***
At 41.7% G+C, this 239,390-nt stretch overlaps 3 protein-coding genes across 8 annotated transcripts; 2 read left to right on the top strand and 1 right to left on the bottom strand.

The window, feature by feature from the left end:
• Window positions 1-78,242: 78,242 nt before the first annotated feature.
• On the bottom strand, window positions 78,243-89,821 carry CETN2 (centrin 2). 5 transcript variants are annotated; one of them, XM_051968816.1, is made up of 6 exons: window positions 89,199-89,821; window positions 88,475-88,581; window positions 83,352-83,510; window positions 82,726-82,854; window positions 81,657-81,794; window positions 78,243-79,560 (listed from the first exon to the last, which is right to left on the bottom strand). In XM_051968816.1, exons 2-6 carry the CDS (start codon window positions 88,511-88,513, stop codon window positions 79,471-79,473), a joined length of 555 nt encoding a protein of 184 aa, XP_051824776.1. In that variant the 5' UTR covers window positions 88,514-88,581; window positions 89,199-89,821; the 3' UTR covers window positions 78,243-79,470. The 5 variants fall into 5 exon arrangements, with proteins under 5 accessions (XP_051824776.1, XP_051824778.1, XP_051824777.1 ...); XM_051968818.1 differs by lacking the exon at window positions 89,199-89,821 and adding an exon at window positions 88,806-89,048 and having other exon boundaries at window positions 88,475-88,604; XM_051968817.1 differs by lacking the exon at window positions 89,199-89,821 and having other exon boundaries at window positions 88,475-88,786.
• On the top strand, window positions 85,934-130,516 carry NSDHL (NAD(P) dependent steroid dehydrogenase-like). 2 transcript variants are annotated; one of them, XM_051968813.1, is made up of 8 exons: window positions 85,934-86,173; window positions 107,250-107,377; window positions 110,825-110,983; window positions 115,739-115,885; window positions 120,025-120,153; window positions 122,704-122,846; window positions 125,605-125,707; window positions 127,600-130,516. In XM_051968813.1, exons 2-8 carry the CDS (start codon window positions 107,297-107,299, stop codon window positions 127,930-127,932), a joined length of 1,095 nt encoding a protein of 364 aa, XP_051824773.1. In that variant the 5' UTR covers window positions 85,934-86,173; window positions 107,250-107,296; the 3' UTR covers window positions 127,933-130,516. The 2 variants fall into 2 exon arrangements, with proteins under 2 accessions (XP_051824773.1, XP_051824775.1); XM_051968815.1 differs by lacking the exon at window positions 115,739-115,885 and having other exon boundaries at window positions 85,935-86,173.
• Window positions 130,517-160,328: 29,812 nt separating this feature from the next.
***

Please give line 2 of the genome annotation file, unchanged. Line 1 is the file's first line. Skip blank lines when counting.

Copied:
The window, feature by feature from the left end: